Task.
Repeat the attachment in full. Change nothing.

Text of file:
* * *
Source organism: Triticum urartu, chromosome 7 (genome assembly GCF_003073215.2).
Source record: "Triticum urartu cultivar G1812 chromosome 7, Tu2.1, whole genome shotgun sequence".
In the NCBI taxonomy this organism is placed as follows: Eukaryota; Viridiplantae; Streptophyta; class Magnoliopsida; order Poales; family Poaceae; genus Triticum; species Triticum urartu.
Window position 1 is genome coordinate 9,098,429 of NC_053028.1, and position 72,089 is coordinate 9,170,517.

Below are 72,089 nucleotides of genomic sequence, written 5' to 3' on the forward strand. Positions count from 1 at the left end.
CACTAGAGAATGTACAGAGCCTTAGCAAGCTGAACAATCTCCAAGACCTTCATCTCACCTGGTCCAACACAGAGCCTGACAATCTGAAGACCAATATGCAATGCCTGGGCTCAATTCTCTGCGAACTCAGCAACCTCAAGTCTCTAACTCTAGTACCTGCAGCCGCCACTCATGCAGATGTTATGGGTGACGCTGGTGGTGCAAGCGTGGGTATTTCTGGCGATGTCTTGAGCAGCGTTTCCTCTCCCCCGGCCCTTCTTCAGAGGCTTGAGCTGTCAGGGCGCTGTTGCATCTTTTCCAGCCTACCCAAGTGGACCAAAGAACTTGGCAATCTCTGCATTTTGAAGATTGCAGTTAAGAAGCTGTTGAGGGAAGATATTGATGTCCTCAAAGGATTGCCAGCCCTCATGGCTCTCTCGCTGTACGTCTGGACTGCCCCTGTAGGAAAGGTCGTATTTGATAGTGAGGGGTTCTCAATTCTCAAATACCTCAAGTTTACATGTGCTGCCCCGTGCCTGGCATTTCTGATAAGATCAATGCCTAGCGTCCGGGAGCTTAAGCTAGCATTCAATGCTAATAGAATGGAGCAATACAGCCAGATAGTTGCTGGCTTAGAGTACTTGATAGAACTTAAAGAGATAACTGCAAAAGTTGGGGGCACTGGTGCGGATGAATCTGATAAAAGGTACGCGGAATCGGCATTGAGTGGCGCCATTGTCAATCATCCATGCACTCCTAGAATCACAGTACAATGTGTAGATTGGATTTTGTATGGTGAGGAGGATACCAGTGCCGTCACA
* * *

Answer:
Source organism: Triticum urartu, chromosome 7 (genome assembly GCF_003073215.2).
Source record: "Triticum urartu cultivar G1812 chromosome 7, Tu2.1, whole genome shotgun sequence".
In the NCBI taxonomy this organism is placed as follows: Eukaryota; Viridiplantae; Streptophyta; class Magnoliopsida; order Poales; family Poaceae; genus Triticum; species Triticum urartu.
Window position 1 is genome coordinate 9,098,429 of NC_053028.1, and position 72,089 is coordinate 9,170,517.

Below are 72,089 nucleotides of genomic sequence, written 5' to 3' on the forward strand. Positions count from 1 at the left end.
CACTAGAGAATGTACAGAGCCTTAGCAAGCTGAACAATCTCCAAGACCTTCATCTCACCTGGTCCAACACAGAGCCTGACAATCTGAAGACCAATATGCAATGCCTGGGCTCAATTCTCTGCGAACTCAGCAACCTCAAGTCTCTAACTCTAGTACCTGCAGCCGCCACTCATGCAGATGTTATGGGTGACGCTGGTGGTGCAAGCGTGGGTATTTCTGGCGATGTCTTGAGCAGCGTTTCCTCTCCCCCGGCCCTTCTTCAGAGGCTTGAGCTGTCAGGGCGCTGTTGCATCTTTTCCAGCCTACCCAAGTGGACCAAAGAACTTGGCAATCTCTGCATTTTGAAGATTGCAGTTAAGAAGCTGTTGAGGGAAGATATTGATGTCCTCAAAGGATTGCCAGCCCTCATGGCTCTCTCGCTGTACGTCTGGACTGCCCCTGTAGGAAAGGTCGTATTTGATAGTGAGGGGTTCTCAATTCTCAAATACCTCAAGTTTACATGTGCTGCCCCGTGCCTGGCATTTCTGATAAGATCAATGCCTAGCGTCCGGGAGCTTAAGCTAGCATTCAATGCTAATAGAATGGAGCAATACAGCCAGATAGTTGCTGGCTTAGAGTACTTGATAGAACTTAAAGAGATAACTGCAAAAGTTGGGGGCACTGGTGCGGATGAATCTGATAAAAGGTACGCGGAATCGGCATTGAGTGGCGCCATTGTCAATCATCCATGCACTCCTAGAATCACAGTACAATGTGTAGATTGGATTTTGTATGGTGAGGAGGATACCAGTGCCGTCACA